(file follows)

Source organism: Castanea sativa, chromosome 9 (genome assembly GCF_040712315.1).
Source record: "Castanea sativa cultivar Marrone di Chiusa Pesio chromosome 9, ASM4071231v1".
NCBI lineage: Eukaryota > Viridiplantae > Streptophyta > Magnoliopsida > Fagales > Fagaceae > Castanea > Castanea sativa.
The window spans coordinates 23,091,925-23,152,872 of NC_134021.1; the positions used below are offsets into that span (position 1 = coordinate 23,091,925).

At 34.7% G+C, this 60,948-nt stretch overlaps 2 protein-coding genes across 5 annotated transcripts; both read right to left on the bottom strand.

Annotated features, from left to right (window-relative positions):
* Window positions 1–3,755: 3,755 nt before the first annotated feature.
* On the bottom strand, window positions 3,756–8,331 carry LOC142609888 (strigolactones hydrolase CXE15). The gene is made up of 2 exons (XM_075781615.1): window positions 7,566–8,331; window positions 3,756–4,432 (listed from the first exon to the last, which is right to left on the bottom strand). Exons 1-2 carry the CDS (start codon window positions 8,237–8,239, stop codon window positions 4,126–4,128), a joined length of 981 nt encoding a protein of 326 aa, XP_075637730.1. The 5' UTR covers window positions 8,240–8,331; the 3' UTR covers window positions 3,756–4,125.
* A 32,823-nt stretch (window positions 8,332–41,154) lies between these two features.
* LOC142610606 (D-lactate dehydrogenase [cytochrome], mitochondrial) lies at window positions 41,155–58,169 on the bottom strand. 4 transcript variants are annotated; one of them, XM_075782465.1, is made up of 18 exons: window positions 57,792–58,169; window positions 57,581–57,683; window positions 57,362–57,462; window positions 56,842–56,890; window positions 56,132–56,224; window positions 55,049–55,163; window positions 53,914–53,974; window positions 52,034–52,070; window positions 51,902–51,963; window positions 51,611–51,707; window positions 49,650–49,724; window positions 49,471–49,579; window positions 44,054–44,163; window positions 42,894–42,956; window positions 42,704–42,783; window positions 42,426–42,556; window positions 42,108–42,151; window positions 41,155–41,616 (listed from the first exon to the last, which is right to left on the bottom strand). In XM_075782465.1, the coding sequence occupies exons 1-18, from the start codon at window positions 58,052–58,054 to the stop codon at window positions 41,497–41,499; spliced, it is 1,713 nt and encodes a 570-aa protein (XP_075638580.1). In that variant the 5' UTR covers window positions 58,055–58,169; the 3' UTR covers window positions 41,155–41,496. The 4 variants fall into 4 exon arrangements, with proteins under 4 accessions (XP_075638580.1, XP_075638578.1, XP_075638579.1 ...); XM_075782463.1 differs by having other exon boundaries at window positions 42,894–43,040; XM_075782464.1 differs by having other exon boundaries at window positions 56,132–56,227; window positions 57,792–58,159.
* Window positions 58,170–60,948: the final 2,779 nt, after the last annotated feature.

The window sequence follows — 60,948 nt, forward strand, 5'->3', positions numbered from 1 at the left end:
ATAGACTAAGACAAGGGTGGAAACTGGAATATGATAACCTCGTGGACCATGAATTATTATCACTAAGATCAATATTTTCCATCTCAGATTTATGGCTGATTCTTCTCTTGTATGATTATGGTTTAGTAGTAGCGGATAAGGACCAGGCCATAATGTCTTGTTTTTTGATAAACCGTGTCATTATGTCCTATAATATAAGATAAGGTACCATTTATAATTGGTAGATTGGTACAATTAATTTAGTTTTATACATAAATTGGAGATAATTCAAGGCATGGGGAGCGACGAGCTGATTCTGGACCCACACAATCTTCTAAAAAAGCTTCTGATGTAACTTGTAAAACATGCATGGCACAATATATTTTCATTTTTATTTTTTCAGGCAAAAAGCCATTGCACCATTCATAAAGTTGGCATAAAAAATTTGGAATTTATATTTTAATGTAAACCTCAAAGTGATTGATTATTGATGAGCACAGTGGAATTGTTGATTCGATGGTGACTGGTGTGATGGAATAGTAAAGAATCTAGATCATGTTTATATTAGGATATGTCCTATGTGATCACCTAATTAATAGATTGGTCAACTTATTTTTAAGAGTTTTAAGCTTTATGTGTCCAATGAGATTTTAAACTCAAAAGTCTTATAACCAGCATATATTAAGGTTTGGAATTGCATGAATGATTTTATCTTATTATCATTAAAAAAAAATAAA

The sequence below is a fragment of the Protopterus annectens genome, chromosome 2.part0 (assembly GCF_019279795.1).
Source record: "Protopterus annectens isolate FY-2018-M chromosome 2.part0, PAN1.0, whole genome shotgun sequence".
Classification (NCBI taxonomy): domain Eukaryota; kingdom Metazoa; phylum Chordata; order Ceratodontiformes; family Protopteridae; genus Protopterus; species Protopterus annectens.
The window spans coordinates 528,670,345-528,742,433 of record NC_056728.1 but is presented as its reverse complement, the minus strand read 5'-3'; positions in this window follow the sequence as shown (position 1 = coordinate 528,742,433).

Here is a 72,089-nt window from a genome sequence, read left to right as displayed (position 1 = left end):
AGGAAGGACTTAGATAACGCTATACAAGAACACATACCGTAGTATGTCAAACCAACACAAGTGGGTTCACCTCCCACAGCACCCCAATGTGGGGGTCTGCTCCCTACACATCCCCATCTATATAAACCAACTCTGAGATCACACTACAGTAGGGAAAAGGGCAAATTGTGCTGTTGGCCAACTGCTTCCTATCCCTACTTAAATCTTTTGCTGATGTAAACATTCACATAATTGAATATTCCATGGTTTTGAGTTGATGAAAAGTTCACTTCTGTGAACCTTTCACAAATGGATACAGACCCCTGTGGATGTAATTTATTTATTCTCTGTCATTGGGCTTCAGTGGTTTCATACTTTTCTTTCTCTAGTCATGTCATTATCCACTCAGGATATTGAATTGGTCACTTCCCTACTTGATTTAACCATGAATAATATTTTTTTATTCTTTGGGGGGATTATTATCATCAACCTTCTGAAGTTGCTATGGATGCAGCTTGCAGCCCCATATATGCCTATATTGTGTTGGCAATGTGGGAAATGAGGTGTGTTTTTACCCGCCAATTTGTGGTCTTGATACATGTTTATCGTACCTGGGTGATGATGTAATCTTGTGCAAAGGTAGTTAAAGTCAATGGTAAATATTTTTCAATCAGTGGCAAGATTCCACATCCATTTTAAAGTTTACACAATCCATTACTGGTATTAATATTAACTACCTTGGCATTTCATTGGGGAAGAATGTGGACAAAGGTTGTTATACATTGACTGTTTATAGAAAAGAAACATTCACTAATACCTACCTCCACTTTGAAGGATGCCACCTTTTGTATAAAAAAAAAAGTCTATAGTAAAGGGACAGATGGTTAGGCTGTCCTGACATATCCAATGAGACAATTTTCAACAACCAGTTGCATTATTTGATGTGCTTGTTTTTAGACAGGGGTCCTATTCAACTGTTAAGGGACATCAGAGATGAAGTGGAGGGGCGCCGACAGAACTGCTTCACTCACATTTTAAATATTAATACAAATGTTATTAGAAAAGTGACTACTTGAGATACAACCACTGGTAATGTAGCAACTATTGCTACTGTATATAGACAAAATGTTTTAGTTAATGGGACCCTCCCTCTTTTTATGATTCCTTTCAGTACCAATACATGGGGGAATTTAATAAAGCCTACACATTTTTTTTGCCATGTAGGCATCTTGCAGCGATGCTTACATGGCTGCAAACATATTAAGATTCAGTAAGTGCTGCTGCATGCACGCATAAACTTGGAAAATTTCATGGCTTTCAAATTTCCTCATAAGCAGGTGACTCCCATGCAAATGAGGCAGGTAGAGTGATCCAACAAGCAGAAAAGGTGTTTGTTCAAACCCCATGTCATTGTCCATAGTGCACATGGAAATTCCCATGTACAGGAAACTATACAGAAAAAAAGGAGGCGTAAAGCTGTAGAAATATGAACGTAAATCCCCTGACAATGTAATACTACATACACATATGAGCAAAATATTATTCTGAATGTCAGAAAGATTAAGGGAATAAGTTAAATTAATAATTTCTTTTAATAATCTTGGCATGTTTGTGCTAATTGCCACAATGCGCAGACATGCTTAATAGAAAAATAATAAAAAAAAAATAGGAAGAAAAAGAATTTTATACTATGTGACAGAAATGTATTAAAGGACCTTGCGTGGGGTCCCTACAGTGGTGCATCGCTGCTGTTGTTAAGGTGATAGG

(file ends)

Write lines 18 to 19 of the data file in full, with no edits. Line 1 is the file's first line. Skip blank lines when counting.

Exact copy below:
Here is a 72,089-nt window from a genome sequence, read left to right as displayed (position 1 = left end):
AGGAAGGACTTAGATAACGCTATACAAGAACACATACCGTAGTATGTCAAACCAACACAAGTGGGTTCACCTCCCACAGCACCCCAATGTGGGGGTCTGCTCCCTACACATCCCCATCTATATAAACCAACTCTGAGATCACACTACAGTAGGGAAAAGGGCAAATTGTGCTGTTGGCCAACTGCTTCCTATCCCTACTTAAATCTTTTGCTGATGTAAACATTCACATAATTGAATATTCCATGGTTTTGAGTTGATGAAAAGTTCACTTCTGTGAACCTTTCACAAATGGATACAGACCCCTGTGGATGTAATTTATTTATTCTCTGTCATTGGGCTTCAGTGGTTTCATACTTTTCTTTCTCTAGTCATGTCATTATCCACTCAGGATATTGAATTGGTCACTTCCCTACTTGATTTAACCATGAATAATATTTTTTTATTCTTTGGGGGGATTATTATCATCAACCTTCTGAAGTTGCTATGGATGCAGCTTGCAGCCCCATATATGCCTATATTGTGTTGGCAATGTGGGAAATGAGGTGTGTTTTTACCCGCCAATTTGTGGTCTTGATACATGTTTATCGTACCTGGGTGATGATGTAATCTTGTGCAAAGGTAGTTAAAGTCAATGGTAAATATTTTTCAATCAGTGGCAAGATTCCACATCCATTTTAAAGTTTACACAATCCATTACTGGTATTAATATTAACTACCTTGGCATTTCATTGGGGAAGAATGTGGACAAAGGTTGTTATACATTGACTGTTTATAGAAAAGAAACATTCACTAATACCTACCTCCACTTTGAAGGATGCCACCTTTTGTATAAAAAAAAAAGTCTATAGTAAAGGGACAGATGGTTAGGCTGTCCTGACATATCCAATGAGACAATTTTCAACAACCAGTTGCATTATTTGATGTGCTTGTTTTTAGACAGGGGTCCTATTCAACTGTTAAGGGACATCAGAGATGAAGTGGAGGGGCGCCGACAGAACTGCTTCACTCACATTTTAAATATTAATACAAATGTTATTAGAAAAGTGACTACTTGAGATACAACCACTGGTAATGTAGCAACTATTGCTACTGTATATAGACAAAATGTTTTAGTTAATGGGACCCTCCCTCTTTTTATGATTCCTTTCAGTACCAATACATGGGGGAATTTAATAAAGCCTACACATTTTTTTTGCCATGTAGGCATCTTGCAGCGATGCTTACATGGCTGCAAACATATTAAGATTCAGTAAGTGCTGCTGCATGCACGCATAAACTTGGAAAATTTCATGGCTTTCAAATTTCCTCATAAGCAGGTGACTCCCATGCAAATGAGGCAGGTAGAGTGATCCAACAAGCAGAAAAGGTGTTTGTTCAAACCCCATGTCATTGTCCATAGTGCACATGGAAATTCCCATGTACAGGAAACTATACAGAAAAAAAGGAGGCGTAAAGCTGTAGAAATATGAACGTAAATCCCCTGACAATGTAATACTACATACACATATGAGCAAAATATTATTCTGAATGTCAGAAAGATTAAGGGAATAAGTTAAATTAATAATTTCTTTTAATAATCTTGGCATGTTTGTGCTAATTGCCACAATGCGCAGACATGCTTAATAGAAAAATAATAAAAAAAAAATAGGAAGAAAAAGAATTTTATACTATGTGACAGAAATGTATTAAAGGACCTTGCGTGGGGTCCCTACAGTGGTGCATCGCTGCTGTTGTTAAGGTGATAGG